Stuffed French Toast

There are some foods you are never really taught to make. From a young age, you just know how it works. You do it the same way every time. I think French toast falls into that category.

You can remember getting your hands in there, helping your mom, dad, grandparent or whoever make a huge stack of it on a weekend morning. Eggs, milk, bread. You could stop there, that’s really all you need, but maybe you add a little vanilla, or cinnamon, or whatever your family secret is.


However you make it, I think we all agree those edges are the best part.

Even I remember eating French toast as a little kid, despite being extremely picky. It’s comfort food, which is one of my favorite phrases, because being a picky eater can be very uncomfortable. It’s one of those things you can almost always guarantee will make everyone happy, because it’s simple, it’s easy and it’s classic. Comfort foods are the best place to start when you want to have some fun in the kitchen.

I got the idea for this while my husband’s parents were visiting recently. My father-in-law decided to make French toast for us all one morning and give me a break from cooking. Usually, I don’t like handing over the reigns in the kitchen. I still have incredible anxiety when other people cook for me, because I spent most of my life hating everything. Being in control of the food means I’m not going to hurt anyone’s feelings, but honestly, when he said he was making French toast, I said go for it. That’s always a winner.

Cut to a week or so after they were gone, when I buy a loaf of bread not realizing my husband also picked one up. It’s just the two of us, so we don’t need it all. Then I remembered… French toast. But you know me, I can’t stop there. I have to see what else I have to use around the house and I found even more inspiration left over from the family visit in the form of jam and cream cheese. (I always stock up on quick breakfast items like bagels and biscuits when visitors come.)


It starts off looking like lunch, but wait until it hits the egg wash and the pan

This recipe isn’t meant to be crazy or way out there. Stuffed French toast is pretty common on a lot of breakfast and brunch menus these days. With just a couple extra ingredients and steps, you can make an ordinary dish a little more special. Here’s what you need:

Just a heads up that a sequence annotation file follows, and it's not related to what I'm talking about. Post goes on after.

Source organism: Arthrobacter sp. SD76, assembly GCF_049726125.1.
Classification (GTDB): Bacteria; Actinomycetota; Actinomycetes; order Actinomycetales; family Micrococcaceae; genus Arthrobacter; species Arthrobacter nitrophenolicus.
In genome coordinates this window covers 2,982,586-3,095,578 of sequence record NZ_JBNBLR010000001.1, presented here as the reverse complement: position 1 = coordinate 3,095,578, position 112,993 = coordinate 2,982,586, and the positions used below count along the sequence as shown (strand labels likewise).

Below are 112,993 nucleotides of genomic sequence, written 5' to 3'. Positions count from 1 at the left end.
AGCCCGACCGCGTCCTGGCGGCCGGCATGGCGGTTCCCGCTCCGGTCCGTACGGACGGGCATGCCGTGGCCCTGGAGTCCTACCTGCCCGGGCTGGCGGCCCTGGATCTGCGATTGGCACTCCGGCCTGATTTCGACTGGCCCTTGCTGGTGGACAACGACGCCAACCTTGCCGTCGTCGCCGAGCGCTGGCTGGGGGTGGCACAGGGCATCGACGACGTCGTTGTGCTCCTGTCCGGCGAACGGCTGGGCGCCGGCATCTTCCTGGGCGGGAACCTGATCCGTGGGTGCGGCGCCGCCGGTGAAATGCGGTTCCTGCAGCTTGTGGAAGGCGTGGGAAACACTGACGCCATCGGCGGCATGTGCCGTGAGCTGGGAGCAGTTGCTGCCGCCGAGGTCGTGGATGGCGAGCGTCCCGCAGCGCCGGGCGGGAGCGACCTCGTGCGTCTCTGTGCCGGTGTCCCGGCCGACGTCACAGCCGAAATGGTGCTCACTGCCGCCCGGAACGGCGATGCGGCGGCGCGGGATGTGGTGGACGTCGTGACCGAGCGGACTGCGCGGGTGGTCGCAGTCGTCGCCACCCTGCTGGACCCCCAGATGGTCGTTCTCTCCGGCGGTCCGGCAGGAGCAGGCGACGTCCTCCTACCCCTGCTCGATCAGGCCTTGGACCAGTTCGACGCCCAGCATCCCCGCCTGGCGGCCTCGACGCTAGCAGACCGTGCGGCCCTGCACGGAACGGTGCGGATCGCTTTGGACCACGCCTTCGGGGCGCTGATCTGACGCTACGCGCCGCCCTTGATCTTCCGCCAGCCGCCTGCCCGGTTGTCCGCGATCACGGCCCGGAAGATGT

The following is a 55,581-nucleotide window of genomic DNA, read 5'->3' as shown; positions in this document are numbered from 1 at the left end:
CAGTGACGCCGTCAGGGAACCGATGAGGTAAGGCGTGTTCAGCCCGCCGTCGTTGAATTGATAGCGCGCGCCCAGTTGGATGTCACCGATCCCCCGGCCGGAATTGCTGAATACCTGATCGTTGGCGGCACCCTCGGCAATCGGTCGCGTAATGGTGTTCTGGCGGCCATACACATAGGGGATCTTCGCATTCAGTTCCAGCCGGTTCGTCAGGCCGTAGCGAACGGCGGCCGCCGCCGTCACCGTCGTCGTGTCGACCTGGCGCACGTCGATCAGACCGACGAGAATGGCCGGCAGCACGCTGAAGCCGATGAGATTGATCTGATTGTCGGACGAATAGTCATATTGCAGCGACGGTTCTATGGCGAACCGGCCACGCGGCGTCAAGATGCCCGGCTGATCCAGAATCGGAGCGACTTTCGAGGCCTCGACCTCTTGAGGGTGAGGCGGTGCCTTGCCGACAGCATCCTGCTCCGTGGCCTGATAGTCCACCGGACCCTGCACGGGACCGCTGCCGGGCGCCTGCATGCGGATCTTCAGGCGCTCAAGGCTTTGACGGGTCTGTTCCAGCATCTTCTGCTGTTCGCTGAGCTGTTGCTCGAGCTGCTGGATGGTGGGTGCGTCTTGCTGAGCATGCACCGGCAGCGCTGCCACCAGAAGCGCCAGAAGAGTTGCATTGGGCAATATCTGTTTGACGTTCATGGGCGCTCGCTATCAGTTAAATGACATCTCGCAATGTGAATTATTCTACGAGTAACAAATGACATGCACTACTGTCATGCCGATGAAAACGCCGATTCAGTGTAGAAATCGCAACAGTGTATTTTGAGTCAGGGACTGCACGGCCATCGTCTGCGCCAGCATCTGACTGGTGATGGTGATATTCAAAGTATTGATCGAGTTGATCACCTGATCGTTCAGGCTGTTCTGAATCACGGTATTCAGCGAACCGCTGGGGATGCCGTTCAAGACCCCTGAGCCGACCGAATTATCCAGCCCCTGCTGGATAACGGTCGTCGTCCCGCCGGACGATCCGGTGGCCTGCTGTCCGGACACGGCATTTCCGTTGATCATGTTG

• 4 oz softened cream cheese
  • 1/3 cup jam (whatever your favorite is. I used raspberry.)
  • 2 Tbsp honey
  • 8 slices of bread
  • 4 eggs
  • 1/4 cup milk
  • 1/2 tsp vanilla
  • 1 tsp cinnamon
  • 1 Tbsp brown sugar
  • butter to grease your cooking surface
  1. In a small bowl, whisk together the cream cheese, jam and honey until well-incorporated and as smooth as possible. Spread the mixture evenly on half of the bread slices and make “sandwiches” by topping them with the dry pieces of bread.
  2. In a larger bowl, whisk together the eggs, milk, vanilla, cinnamon and brown sugar.
  3. Heat a griddle pan or large skillet to medium heat. Add a slice of butter and when it’s melted, dip one of the sandwiches into the egg mixture. Turn it to evenly coat the outside and place on it the griddle. Cook 4-5 minutes on each side, until golden brown. You can cook more than one at a time if space allows, but don’t crowd the cooking surface. Add more butter if needed between cooking.
  4. Serve immediately, sliced on the diagonal and topped with powdered sugar and maple syrup (optional)


Optional… but why wouldn’t you?

Here’s why I think this might be one of my easiest and most family/kid friendly recipes to date… everything I just wrote is merely a suggestion. My secret ingredient to regular French toast is the brown sugar, because it gives a nice caramelization to it, but you can make this the way you always do if you want. I mean, I do recommend my way. It’s pretty dang good, but I’d rather you be at home enjoying breakfast than cursing me as you run to the store to get exactly what I told you to get.

I used raspberry jam. It was delicious, but maybe you have strawberry, or blueberry, or who knows, boysenberry jam in your fridge. Use that. Make a couple different flavors if you want, change it up. Suddenly your French toast is like a big ol’ gourmet Pop Tart, and it only took one extra bowl and little whisking.


Inner beauty is important.

Here’s a couple more tips before I go. If you have a panini press or griddle like the one I have, you can cut down on cooking time since you don’t have to flip it. Spread the filling crust to crust, but plop a little extra down in the middle before you put the two pieces of bread together. And speaking of bread, it’s best if it’s on the line of being stale. If your bread is fresh and soft, it doesn’t hurt to lightly toast it. Not enough to change the color or really cook it, but just long enough to where it starts to stiffen up. It’s easier to dunk in the egg wash and flip around if it’s not super soft to begin with.